Software engineer Sonia Uppal enrolled her son into Artificial Intelligence (AI) and coding classes with a popular ed-tech platform, only to be taken aback by the advanced concepts that the teacher was introducing the 10-year-old to. "She was teaching him objects and classes. The instructions sounded like she was talking to an engineering student," Uppal told BOOMLive. She discontinued the course after three classes, realising completing it would put immense pressure on the child.
Bengaluru-based Uppal's son is excellent at chess, and his reasoning skills made the techie wonder if he'd be also interested in coding, which essentially is creating technological solutions using programming languages.
Like Uppal, many education professionals and technology experts believe that starting children on coding early helps them develop logical reasoning skills. However, with the lore of high salaries associated obsessively with engineering in India, coding courses for school children as young as seven years old, are often sold and consumed as very early steps to a career in technology in the future. The result — many children end up collecting more certificates in an already competitive school education atmosphere in India but the courses may not always holistically improve their cognitive skills or spark a deeper interest in technology.
BOOMLive spoke to parents, lawyers, technology and education experts and examined some of the curricula of coding courses offered by popular ed-tech companies to peel layers of the ed-tech boom in India driven by a rising interest in learning coding as an extracurricular activity for children. Some experts questioned if ed-tech companies — who often hire university students and technology company interns as instructors with no teaching experience — have the adequate tutoring facilities. Others pointed out that instead of teaching how to write code, several of these 'coding' courses instruct children to copy and paste blocks of pre-written codes provided by the company — something that doesn't really give them a leg up in either higher education in technology or jobs, in the future.
What ed-tech ads say vs. what children learn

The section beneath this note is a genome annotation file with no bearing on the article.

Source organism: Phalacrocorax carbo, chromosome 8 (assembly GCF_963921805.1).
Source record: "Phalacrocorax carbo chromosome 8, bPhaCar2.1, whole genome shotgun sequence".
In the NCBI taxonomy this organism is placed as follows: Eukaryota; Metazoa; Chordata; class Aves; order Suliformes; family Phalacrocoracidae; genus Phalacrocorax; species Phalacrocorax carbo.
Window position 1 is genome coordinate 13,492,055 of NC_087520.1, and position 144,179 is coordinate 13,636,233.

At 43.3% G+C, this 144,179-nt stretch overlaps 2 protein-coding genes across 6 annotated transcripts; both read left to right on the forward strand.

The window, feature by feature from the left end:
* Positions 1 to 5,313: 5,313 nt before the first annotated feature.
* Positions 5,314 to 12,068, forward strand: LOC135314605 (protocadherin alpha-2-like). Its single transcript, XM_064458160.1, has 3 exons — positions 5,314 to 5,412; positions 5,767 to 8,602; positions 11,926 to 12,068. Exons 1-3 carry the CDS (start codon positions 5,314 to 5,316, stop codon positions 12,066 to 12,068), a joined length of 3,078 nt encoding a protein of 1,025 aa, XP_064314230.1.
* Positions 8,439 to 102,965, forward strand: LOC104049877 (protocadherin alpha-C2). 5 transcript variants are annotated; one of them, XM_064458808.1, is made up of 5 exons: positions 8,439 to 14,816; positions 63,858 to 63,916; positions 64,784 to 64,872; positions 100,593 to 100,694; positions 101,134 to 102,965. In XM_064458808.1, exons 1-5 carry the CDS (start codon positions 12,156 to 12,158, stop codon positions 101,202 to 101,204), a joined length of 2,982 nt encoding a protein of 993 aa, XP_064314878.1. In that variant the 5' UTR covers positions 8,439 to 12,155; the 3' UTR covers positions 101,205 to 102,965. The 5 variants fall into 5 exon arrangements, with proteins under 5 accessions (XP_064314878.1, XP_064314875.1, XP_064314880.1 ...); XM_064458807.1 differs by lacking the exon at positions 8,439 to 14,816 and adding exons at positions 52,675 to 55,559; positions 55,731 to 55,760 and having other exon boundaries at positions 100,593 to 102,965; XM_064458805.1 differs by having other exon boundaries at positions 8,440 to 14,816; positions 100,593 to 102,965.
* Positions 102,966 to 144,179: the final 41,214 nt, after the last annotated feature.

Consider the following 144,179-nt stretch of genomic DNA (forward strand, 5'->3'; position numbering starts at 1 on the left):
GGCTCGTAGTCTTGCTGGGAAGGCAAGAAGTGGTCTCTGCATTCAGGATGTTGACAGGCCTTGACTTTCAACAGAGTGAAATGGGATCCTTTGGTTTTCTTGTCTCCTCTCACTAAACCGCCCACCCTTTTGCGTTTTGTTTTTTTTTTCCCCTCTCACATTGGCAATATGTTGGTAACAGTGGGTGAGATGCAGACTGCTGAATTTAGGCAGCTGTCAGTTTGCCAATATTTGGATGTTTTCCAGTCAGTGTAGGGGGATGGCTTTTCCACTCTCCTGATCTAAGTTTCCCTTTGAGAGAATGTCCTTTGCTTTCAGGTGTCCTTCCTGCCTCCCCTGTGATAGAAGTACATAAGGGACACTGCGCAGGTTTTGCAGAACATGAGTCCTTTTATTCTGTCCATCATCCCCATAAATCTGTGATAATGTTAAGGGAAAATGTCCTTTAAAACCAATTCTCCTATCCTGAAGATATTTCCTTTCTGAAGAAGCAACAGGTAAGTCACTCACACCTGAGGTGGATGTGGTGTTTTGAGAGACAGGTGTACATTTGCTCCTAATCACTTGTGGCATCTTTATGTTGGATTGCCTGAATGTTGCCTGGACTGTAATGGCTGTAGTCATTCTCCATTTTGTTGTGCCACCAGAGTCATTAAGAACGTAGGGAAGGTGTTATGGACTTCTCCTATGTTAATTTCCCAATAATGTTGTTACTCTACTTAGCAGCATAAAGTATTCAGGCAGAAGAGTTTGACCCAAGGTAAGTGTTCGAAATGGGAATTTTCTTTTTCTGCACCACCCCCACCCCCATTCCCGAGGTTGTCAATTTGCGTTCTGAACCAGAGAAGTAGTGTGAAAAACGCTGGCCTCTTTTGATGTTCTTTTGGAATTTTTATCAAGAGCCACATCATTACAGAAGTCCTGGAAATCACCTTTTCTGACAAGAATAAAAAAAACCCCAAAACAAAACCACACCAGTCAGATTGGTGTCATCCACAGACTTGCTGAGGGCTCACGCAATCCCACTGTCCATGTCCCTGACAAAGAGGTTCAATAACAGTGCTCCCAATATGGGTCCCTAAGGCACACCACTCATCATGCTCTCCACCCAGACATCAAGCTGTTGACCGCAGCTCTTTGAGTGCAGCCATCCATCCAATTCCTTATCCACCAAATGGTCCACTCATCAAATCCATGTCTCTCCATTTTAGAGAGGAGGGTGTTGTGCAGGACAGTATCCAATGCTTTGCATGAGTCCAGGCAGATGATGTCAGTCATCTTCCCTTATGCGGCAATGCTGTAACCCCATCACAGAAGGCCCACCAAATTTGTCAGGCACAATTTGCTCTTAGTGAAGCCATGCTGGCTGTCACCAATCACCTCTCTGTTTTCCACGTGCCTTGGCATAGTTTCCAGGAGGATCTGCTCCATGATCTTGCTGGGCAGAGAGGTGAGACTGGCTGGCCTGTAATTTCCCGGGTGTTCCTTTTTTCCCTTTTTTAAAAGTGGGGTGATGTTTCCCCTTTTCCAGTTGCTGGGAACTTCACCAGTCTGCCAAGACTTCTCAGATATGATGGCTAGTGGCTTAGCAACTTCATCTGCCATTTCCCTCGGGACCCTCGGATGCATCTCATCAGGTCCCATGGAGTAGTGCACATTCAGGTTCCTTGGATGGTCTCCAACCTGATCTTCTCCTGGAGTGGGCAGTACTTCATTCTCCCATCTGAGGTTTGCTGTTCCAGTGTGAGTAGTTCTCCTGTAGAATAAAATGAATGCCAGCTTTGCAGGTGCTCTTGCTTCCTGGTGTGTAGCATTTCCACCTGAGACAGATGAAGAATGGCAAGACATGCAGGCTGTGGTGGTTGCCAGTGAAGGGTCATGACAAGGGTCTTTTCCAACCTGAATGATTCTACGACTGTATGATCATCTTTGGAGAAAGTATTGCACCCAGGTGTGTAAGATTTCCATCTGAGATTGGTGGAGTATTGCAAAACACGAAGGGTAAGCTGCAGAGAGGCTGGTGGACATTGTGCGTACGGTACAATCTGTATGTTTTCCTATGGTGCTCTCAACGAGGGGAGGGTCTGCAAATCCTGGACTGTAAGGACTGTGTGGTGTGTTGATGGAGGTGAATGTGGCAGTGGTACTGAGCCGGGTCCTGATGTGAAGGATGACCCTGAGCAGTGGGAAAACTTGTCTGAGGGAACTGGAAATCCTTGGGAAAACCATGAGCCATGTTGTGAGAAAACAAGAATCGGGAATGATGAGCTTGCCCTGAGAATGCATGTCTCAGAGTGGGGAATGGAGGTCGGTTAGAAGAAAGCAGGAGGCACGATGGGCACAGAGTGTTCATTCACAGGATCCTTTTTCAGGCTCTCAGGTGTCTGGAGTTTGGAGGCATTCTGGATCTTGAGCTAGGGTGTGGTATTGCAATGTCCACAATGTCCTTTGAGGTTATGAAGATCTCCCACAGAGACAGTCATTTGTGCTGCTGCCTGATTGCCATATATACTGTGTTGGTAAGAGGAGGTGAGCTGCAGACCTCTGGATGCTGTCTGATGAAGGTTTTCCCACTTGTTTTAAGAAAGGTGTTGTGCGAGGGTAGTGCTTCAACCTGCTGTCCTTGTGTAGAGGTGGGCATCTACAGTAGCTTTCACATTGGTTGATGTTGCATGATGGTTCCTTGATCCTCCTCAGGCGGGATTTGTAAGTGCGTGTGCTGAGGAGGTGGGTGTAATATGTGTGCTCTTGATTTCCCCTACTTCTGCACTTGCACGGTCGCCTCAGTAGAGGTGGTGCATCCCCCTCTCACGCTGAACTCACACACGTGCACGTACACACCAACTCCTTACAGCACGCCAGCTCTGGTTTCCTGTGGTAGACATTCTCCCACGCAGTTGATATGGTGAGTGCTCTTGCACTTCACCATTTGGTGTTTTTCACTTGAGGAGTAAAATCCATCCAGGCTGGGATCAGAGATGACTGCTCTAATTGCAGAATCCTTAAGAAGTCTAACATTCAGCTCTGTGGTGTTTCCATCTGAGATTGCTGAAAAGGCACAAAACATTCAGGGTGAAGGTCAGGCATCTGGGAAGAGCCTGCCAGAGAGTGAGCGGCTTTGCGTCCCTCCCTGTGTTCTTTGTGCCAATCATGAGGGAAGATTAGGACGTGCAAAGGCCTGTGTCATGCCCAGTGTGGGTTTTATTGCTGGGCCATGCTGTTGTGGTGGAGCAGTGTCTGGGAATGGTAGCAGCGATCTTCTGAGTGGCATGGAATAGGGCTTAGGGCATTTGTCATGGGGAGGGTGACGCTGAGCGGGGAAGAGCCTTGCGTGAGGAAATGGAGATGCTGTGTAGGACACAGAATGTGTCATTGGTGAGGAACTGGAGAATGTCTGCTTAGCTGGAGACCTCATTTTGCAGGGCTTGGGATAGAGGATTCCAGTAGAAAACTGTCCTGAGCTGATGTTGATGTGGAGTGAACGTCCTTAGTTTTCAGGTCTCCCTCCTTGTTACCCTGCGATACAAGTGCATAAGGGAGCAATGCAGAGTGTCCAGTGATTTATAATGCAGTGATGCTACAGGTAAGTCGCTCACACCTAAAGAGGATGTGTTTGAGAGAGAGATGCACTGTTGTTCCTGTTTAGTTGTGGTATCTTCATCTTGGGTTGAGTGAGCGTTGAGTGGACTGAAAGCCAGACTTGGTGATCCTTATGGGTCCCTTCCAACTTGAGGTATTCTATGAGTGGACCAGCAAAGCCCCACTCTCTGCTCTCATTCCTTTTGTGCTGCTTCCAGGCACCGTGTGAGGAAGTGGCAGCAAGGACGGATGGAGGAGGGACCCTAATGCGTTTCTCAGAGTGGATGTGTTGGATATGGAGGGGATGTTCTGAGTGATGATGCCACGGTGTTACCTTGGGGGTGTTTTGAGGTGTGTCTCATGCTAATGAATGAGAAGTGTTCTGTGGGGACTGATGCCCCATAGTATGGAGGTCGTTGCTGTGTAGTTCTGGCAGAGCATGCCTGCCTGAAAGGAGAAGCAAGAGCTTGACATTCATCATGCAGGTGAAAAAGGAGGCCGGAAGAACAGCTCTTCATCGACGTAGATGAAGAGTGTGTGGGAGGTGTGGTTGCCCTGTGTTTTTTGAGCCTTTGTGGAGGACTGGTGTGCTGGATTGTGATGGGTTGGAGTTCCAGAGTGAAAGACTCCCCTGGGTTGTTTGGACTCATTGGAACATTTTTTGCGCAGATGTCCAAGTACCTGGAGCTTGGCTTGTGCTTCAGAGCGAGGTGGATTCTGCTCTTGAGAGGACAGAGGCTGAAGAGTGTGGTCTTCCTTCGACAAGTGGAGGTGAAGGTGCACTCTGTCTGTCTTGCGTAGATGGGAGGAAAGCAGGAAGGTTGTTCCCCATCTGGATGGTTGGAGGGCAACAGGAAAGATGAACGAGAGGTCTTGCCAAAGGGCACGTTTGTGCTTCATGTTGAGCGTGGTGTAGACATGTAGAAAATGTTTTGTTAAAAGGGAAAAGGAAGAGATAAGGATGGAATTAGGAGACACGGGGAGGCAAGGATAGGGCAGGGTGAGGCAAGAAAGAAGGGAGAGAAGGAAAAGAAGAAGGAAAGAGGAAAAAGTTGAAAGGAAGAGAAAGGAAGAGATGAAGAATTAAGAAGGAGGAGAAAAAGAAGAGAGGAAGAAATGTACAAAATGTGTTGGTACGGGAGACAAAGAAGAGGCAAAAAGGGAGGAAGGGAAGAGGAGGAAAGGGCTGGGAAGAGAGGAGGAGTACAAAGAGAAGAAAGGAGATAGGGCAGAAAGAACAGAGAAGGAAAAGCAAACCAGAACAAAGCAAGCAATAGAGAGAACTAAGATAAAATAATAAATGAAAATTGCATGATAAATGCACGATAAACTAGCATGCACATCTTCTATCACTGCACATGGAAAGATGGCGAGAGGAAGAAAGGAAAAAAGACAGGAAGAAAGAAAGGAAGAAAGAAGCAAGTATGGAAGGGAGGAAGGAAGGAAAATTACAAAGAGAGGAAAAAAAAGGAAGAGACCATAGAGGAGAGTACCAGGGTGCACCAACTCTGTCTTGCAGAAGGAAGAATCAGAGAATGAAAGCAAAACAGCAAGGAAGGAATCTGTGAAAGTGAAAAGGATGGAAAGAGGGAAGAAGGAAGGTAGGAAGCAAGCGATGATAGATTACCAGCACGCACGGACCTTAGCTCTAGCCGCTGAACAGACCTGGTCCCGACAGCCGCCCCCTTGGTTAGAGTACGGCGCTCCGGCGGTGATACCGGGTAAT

Coding languages like HTML, C++, and Java are already taught in several privately-owned Indian schools, but children are mostly just taught to print messages and solve basic math problems via programming. So the past few years have witnessed an increasing number of parents enrolling their children, sometimes as young as 6-years-old, for coding classes with a host of ed-tech companies like Byju's (Whitehat Jr.), Unacademy, Coding Blocks, Edurific and Lido, among others. Coding courses in some of these companies are even offered to 5-year-olds. These courses cost anything between Rs 7,000 and Rs 2,00,000 for a fixed number of classes.
BOOMLive reviewed the prices of individual coding classes across ed-tech platforms in India and most ranged from Rs 600 to Rs 1,000 per class.
For context: annual fees including various charges in a school like Delhi Public School RK Puram roughly comes to Rs 1,70,000. Some coding courses in India, therefore, could cost people as much as one full year in school.
However, these concerns haven't slowed down the business. The Indian ed-tech industry has received around Rs. 30,000 crore in funding over the past 1.5 years and Byju's, a company founded merely a decade ago, is now valued at Rs.1.2 lakh crore, with an estimated turnover of Rs. 10,000 crore this year. In 2020, the Ministry of Education announced that children would learn to code in Class 6 as per the New Education Policy (NEP).
Dr Debayan Gupta, who teaches computer science at Ashoka University, pointed out that the high investments in these courses were often driven by the need to 'show-off' completion certificates, mostly for social vanity for parents than any actual concern for a child's cognitive development.
Consider the curriculum for a beginner course at Whitehat.Jr titled "Advance Coding with Space Tech." Priced at Rs 99,000 for 144 classes, the course description on the website claims it will teach children everything from basic game development to animation, creating chatbot applications, database management and apps that can project and analyse satellite imagery.
Gupta, a PhD in computer science from Yale University and an assistant professor at Ashoka University reviewed the curricula and concluded that while some of the concepts can be introduced to adolescents and children above 15 years of age, the course was not meant for a 7-8 year old kid. The website doesn't mention an age requirement for the course.